The Mercedes-Benz 300 SL is a rare sports car that was manufactured by Mercedes-Benz from 1954 to 1963. The 300 SL has two versions, the first being the Coupe that is streamlined and cheaper, while the second is the Roadster that features more expensive parts and a more powerful engine. Because the company only produced this model for a short period of time, there were only a few of the 300 SL in existence, thus becoming one of the rarest cars in the world. What made the vehicle so attractive to car enthusiasts? Let us discover the answer to this question by taking a look at the fascinating history of the Mercedes-Benz 300 SL.
Origins of the 300 SL
Before we dive right into the origins of the 300 SL, let us first discuss the history of its predecessor, the Mercedes- Benz W194. The W914 was born out of the company’s idea to build a sports car that they can use to participate in races in the early 1950s. For the newly designed vehicle, they equipped it with the M186 engine, which was their largest engine in 1951. The said engine is also used in the W188 and the W186.
By 1952, the Mercedes-Benz W194 was able to take part in the most prestigious races, and one of those races was the Mille Miglia, an open-road endurance race that has been organized since 1927. In the Mille Miglia, the W194 won second place, and for another race called the Bern Sports Car Price, it won the top three places.
In 1953, Mercedes-Benz produced a new version of the W914 that features fuel injection and 16-inch wheels. Unfortunately, the new version did not appear in races, unlike the original W914, as Mercedes-Benz decided to focus their efforts in participating in Formula One in 1954. However, they still continued to produce the W914, but the later versions had lower air resistance and did not have transmission arrangement found in previous versions of the vehicle.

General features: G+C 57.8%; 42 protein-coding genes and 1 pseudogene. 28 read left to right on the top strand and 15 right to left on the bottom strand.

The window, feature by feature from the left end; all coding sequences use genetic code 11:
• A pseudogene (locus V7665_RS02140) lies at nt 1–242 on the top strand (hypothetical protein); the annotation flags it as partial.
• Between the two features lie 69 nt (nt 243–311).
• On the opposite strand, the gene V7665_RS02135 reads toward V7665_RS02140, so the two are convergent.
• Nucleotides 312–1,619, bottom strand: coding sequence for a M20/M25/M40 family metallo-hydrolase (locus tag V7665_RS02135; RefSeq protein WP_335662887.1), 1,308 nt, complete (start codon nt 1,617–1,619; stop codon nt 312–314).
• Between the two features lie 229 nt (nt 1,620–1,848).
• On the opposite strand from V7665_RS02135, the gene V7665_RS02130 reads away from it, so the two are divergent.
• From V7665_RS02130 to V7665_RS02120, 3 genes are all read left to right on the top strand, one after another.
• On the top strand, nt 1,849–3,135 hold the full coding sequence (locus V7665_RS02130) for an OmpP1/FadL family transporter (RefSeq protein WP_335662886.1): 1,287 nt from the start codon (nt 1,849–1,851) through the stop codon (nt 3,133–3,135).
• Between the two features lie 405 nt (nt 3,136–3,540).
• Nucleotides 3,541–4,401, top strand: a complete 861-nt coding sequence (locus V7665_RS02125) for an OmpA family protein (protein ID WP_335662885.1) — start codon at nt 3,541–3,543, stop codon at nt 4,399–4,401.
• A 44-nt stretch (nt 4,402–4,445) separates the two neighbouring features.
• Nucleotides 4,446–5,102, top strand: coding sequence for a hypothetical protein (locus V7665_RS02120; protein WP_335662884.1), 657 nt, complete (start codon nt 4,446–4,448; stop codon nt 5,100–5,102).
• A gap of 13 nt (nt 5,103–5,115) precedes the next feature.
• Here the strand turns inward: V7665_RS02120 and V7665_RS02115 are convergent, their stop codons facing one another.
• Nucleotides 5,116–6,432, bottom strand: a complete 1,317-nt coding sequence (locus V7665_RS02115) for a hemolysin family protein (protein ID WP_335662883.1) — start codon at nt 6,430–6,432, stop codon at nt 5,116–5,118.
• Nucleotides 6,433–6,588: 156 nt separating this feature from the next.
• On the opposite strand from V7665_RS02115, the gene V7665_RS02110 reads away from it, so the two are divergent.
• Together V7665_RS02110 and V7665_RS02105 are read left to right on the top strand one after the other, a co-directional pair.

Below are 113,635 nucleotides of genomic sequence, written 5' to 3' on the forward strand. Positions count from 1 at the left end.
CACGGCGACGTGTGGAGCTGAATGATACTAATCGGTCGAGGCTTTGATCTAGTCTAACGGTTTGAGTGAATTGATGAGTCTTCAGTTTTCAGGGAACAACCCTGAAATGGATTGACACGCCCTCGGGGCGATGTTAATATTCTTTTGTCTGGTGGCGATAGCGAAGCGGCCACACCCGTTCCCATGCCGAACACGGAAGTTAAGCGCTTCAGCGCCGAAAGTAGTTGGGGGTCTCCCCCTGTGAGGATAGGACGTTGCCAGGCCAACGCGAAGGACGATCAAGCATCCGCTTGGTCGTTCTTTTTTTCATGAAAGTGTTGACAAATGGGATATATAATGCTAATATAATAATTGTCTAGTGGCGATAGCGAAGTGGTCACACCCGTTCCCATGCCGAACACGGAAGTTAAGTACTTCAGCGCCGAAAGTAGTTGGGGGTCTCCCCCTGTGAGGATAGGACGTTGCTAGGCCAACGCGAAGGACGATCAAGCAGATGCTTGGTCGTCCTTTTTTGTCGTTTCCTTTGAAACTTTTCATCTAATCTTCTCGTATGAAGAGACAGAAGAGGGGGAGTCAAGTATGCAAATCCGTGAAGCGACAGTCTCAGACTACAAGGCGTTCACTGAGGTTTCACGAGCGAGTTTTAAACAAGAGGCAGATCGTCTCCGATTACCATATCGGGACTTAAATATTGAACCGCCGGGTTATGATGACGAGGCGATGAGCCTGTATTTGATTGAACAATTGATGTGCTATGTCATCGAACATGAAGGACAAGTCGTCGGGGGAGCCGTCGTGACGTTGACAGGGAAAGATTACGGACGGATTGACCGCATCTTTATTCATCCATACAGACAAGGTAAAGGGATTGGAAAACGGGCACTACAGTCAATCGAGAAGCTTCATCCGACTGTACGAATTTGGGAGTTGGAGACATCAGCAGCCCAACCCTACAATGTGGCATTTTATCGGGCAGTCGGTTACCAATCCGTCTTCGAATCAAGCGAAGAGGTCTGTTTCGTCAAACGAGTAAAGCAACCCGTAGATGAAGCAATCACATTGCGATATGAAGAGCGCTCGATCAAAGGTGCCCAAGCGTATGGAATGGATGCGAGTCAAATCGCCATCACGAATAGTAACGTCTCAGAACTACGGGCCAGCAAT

One of the more streamlined versions of the W914 was the 300 SL, but its production wasn’t originally planned by the company. The idea for making a budget-friendly version of the W914 was recommended by Max Hoffman, a New York-based importer of luxury cars in Europe, who communicated with Mercedes-Benz during a director’s meeting in 1953. The then-General Director of the company, Fritz Konecke, only agreed in Hoffman’s recommendation when the importer placed an order for 1000 vehicles. The 300 SL was then introduced a year later at the New York Auto Show, which is a peculiar release for Mercedes-Benz since they would usually introduce a new model at the Geneva International Motor Show or the International Motor Show Germany in Frankfurt. During the show in New York, the 300 SL was well-received, and the acclaim prompted Mercedes-Benz to pursue a larger production line for the car. Theproductionofthe 300 SL startedinAugust 1954.
The first version of the 300 SL was the Coupe, which is the one that was released in 1954. The Coupe was one of the best-sellers of the company in 1955, but by 1956, the sales for the Coupe declined. Mercedes-Benz then decided to revitalize the 300 SL by releasing another version called the Roadster. Before the Roadster was mass-produced, the company first introduced a convertible version of the 300 SL at the Geneva International Motor show in March 1957. Then, after receiving positive reviews among car dealers, owners, and enthusiasts, Mercedes Benz directed the 300 SL Coupe factory to focus on only making the convertible Roadster version.
Rather than having the “gullwing” door that the 300 SL Coupe is particularly known for, the 300 SL Roadster had traditional doors to make the vehicle more durable, although it did lose one of its stylish aspects. In addition, since it now has traditional doors, the Roadster has a retractable roof to allow an open-air driving experience.
Because the Roadster has been around in the market longer than the Coupe, it was able to steadily get sales for Mercedes-Benz. It is reported that there are only 1,200 Coupes that were made, while there were only 1,458 Roadsters. The Coupe has a relatively higher resell value not only because of its rarity but also because of its sleek and stylish gullwing doors. Interestingly, the 300 SL Coupe is considered as one of the first cars that have gullwing doors. Furthermore, the 300 SL Coupe’s influence can be seen in some of the most iconic cars in history, including the DMC DeLorean, which is famous for being the signature vehicle of Marty McFly in the Back to the Future movie trilogy. However, most of the vehicles with gullwing doors are poorly received by car enthusiasts until today, mainly because of its weight that can slow down the cars.